Reviewed by Annabel
If you, or a potential recipient of this book for Christmas, are a fan of Tim Harford on BBC Radio 4’s More Or Less – a programme devoted to examining numbers and statistics to tease out the real facts – Smil’s book is likely to be a hit, doing much the same job on the page with some added history stirred in. The Czech-born Smil is Professor Emeritus at the University of Manitoba, where he taught environmental science amongst other courses, and has written many books.
Numbers Don’t Lie is compiled from 71 short essays, grouped into seven thematic sections: People; Countries; Machines, Designs, Devices; Fuels & Electricity; Transport; Food; and finally, Environment. Nominally an eclectic collection, they do broadly reflect Smil’s own particular interests and preoccupations.
First though, there’s a necessary introduction about the quality of data – its source, history, units, contexts, exchange rates for money etc. Smil’s data is taken from primary sources: globally respected organizations, national institutions, historical data from national agencies and papers in major scientific journals; footnotes give his favourite sources for the quality of their data. All that stated, we’re ready to go…
The first section, on People, contains a couple of particularly pertinent topics to our current Covid world: Smil was writing as the first lockdowns happened. In ‘The Best Return on Investment: Vaccination’ he looks at the cost-benefit ratio of vaccinations, Measles jabs showing a particularly strong benefit. This is followed by ‘Why it’s difficult to predict how bad a pandemic will be while it is happening’ in which he explains why it is so difficult to measure global infection rates during a pandemic, as every country does things differently. On a more cheery topic though, this section also looks at height – a graph plots the tallness of 18-year-old Japanese men from 1990-2020 – they’re now averaging 12cm taller. But what is driving this increase?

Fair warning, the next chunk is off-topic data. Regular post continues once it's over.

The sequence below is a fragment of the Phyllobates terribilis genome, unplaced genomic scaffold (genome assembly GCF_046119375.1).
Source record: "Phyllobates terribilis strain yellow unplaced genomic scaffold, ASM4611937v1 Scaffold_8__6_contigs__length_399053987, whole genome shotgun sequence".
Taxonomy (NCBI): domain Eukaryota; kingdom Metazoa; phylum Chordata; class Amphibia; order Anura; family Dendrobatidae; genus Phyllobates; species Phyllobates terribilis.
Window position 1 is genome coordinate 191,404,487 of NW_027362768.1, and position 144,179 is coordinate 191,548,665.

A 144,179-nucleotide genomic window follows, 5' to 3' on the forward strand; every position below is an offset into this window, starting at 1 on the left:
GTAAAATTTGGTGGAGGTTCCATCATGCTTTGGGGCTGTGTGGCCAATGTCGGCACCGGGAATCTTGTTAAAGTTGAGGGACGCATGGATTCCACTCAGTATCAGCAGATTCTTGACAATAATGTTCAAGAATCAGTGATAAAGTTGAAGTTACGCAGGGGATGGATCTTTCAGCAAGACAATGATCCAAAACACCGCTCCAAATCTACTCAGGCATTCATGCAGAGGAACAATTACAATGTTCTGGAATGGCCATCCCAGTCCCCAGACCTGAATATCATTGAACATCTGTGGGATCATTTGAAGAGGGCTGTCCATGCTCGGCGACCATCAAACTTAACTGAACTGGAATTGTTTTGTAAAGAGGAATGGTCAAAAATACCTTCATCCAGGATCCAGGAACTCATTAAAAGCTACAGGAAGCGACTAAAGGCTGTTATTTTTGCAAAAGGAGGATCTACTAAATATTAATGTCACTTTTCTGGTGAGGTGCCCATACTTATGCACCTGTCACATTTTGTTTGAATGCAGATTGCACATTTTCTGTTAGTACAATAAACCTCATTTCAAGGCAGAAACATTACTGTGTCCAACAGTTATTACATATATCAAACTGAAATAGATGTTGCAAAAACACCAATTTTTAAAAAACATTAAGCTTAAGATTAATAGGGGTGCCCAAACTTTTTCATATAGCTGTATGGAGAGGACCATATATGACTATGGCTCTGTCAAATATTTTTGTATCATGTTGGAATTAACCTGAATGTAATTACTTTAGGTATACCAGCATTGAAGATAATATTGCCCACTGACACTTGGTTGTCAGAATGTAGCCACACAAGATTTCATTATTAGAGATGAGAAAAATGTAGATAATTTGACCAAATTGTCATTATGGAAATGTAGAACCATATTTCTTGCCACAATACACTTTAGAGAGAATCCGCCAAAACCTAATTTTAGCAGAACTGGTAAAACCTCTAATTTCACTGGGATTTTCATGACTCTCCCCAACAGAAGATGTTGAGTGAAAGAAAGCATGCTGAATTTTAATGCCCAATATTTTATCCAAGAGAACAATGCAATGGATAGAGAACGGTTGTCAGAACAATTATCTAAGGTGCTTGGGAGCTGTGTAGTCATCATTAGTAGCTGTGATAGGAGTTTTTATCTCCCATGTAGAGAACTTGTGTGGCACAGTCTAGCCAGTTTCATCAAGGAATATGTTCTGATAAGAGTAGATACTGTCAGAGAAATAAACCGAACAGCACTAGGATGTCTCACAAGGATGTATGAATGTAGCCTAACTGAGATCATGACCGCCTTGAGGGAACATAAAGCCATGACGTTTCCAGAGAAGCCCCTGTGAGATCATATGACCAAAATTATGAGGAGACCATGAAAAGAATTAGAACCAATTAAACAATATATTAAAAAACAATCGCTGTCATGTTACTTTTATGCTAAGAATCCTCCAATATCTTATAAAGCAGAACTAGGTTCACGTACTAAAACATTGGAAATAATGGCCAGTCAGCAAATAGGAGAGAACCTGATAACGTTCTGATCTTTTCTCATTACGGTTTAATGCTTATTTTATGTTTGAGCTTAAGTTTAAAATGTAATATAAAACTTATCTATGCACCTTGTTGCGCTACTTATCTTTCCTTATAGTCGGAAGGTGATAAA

Milk has been a key growth factor, be it in Japan or in the Netherlands. Before the Second World War, Dutch males were smaller than American men, but post-1950 US milk consumption declined while in the Netherlands it rose until the 1960s–and it remains higher than in the US. The lesson is obvious: the easiest way to improve a child’s chances of growing taller is for them to drink more milk.
Some of the most interesting pieces for me came in the section on Machines, Devices, Design, especially the first chapter, which looks at ‘How the 1880s created our modern world’. Smil posits that this was the decade in which science really began to impact everyday life: Thomas Edison’s first power stations went on line, and Karl Benz started commercial motor vehicle production. Those may be key processes, but the 1880s also saw the introduction of the biro, Coca-Cola, skyscrapers and many more innovations.
Another fascinating essay, in the Transport section, was on modern car passenger to weight ratios. If you compare a small modern car with the latest airliner: the Mini Cooper with one passenger comes in at 16, a Boeing 787-10 with its maximum take-off weight giving a weight-to-payload ratio of 5.3. How to reduce the ratio – have passengers! Better still ride a bicycle. Smil doesn’t shy away from controversy; electric cars are not green machines – yet. The electricity they use is too often generated from fossil fuels, let alone considering provision of charging points, plus the batteries are very heavy.
Smil also considers the impact of our increasing reliance on personal electronics (he is proud of never having owned or felt the need to own a smart phone). Apart from the environmental impact of their manufacture, every time we use them for anything, we are using electricity. It all adds up. Alongside essays on more familiar topics in the energy, food and environment sections, this one did make me pause for thought – just think for instance of every e-mail newsletter you signed up for but delete without reading: all waste energy, not to mention tweets or fb posts you heart/like automatically… I could go on but won’t. Instead I will be unsubscribing to an awful lot of newsletters, and will try to curb my clicking finger.
There are plenty of figures and diagrams in this book, but they’re illustrative rather than complex; Smil sets them all into context and explains the numbers behind them in straightforward but decidedly enthusiastic language. Here is a man who really does love his numbers.
Annabel is one of the Shiny editors and prefers this applied maths and statistics approach to algebra, trig and calculus any day!
Vaclav Smil, Numbers Don’t Lie (Penguin Viking, 2020). 978-0241454411, 382pp. incl index, hardback.